AMD does have its 7nm Vega 20, but at the moment there's no indication about a gaming variant of this part. The official roadmap brands this as a part for the machine learning market, but there are some fresh rumors now with a dose of specifications and speculation.
Vega 20 will get 32GB HBM2 and will support the new PCI Express 4.0 standard. TweakTown picked up word that the new chip has a die size of 360mm², a 30 percent reduction versus the Vega 10's 510mm² size. The site speculates the chip could offer compute power of over 20 teraflops, but take this with a grain of salt:
Vega 20 could benefit from around 55% power savings over Vega 10, or GPU clocks can be cranked by up to 40%, which would also see the now 4-stack HBM2 drawing more power. This would drive the Vega 20 card with 32GB of HBM2 to 400W, or more.
AMD could use a moderate 20% gain in GPU clock speeds and reach 300-350W with a performance leap of 65% all while saving 30-40% on power consumption. This would allow AMD's new Vega 20 GPU to beat NVIDIA's current Tesla V100 in compute at 300W with around 20.9 TFLOPs compared to the V100 with 15.7 TFLOPs.
Posted on Friday, July 13 2018 @ 11:12:30 CEST by Thomas De Maesschalck
Google recently rolled out Chrome 67 and one of the new features in that release was Site Isolation, a technique that limits each renderer process to documents from a single page. This mitigation technique makes it more difficult for attackers to perform Spectre-like speculative execution exploits.
Unfortunately, the extra protection comes at a cost. Google Chrome team member Charlie Reis reveals the new security features will increase RAM consumption by an extra 10 to 13 percent:
All this sounds good, but it comes at a cost. Reis highlighted that Site Isolation will chow down on an extra 10 to 13 per cent total memory overhead in "real workloads", basically making the Chrome browser an even bigger memory hog than it already is. But Reis did say Google is working on optimising Chrome to it keeps its security but runs fast.
Posted on Friday, July 13 2018 @ 11:05:47 CEST by Thomas De Maesschalck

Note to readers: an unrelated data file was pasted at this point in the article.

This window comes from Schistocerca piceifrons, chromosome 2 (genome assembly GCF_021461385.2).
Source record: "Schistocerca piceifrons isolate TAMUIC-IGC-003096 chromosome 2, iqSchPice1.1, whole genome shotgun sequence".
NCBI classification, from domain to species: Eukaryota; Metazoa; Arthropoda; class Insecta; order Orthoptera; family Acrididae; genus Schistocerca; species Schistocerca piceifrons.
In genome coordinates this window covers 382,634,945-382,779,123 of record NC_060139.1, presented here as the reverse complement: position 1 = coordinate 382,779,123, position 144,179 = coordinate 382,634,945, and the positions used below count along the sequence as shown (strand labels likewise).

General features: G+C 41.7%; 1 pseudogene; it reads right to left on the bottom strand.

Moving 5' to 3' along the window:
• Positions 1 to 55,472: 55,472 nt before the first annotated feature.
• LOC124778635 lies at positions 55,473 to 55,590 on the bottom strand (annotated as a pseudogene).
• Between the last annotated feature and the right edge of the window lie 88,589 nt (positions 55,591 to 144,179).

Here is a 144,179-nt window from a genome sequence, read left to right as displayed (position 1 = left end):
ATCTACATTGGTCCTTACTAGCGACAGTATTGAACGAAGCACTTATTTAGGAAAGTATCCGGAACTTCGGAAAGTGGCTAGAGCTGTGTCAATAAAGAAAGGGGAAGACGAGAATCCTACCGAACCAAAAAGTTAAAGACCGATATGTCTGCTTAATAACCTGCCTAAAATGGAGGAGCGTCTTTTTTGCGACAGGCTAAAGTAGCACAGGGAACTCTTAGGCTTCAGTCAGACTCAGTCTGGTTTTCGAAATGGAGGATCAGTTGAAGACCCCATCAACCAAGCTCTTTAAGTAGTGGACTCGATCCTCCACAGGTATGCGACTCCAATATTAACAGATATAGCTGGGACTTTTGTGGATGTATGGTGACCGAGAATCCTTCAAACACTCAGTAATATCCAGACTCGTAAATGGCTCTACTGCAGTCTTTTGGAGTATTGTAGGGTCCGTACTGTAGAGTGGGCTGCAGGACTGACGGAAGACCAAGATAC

TechPowerUp dug up details about Corsair's upcoming Hydro H100i series. It appears "zero RPM fan mode" will be the main selling point of this new lineup, as that's a feature Corsair doesn't have on its current models. Basically, this turns off the 120mm fans during idle mode, so you get lower noise output.
Pricing and availability is unknown. The current H100i has a MSRP of $129.99 but is currently selling for $99.99 via the Corsair webshop.
The pump-block of the H100i Pro looks similar to the H100i, with its silver-finish octagonal shape, and RGB LED ornament that can be controlled by Corsair iCue software. A pair of ML120 fans are included with this cooler, to ventilate the 240 mm x 120 mm radiator. Each of these fans spin between 400 to 2,400 RPM, pushing up to 75 CFM of air, with a noise output up to 37 dBA. The cooler will support most socket types, including LGA2066, LGA115x, and AM4.
Posted on Friday, July 13 2018 @ 11:02:04 CEST by Thomas De Maesschalck
Earlier this week, Synaptics did a joint presentation with AMD about some new biometric security solutions for the AMD platform. Interestingly, Synaptics revealed during the event that Microsoft is working on a new biometric security OS including Windows Hello.
Windows Central speculates the comment may refer to Microsoft's project Polaris, a modular version of Windows 10:
Built on an internal project called Windows Core OS, which aims to turn Windows into a modular OS, Polaris is said to focus on desktop, laptop, and 2-in-1 form factors. The goal of Polaris is to provide a shell that Windows users are familiar with, but while leaving behind legacy components in favor of UWP apps. According to our reporting, Polaris would still be able to utilize some form of virtualization to run Win32 programs. However, dropping legacy cruft would, in theory, allow Microsoft to create a more secure version of Windows 10.
According to the latest rumors, Polaris may see a 2019 release. But it's not known if this is the product Synaptics was referring to.
Posted on Friday, July 13 2018 @ 10:50:48 CEST by Thomas De Maesschalck
Fujitsu is planning to mass produce its first NRAM in 2019. This nonvolatile memory uses carbon nanotubes, it's based on the Nantero NRAM DIMM design and it will be fabbed on a mature 55nm node. In its marketing presentation, Fujitsu claims the non-volatile NRAM has the potential to replace DRAM.
Fujitsu reminds us of the attractive qualities of NRAM:
NRAM uses carbon nanotube technology,
It offers faster write speeds,
And lower power consumption compared to rival tech.
NRAM is persistent, which is good for functionality and power saving,
These features will make it attractive in various applications such as big data, IoT Edge, authentication, networks and wireless.
NRAM can operate at high temperatures,
So it is good for automotive, industrial and IoT applications.
Will be interesting to see if it lives up to the hype, and how it compares to other tech like 3D XPoint.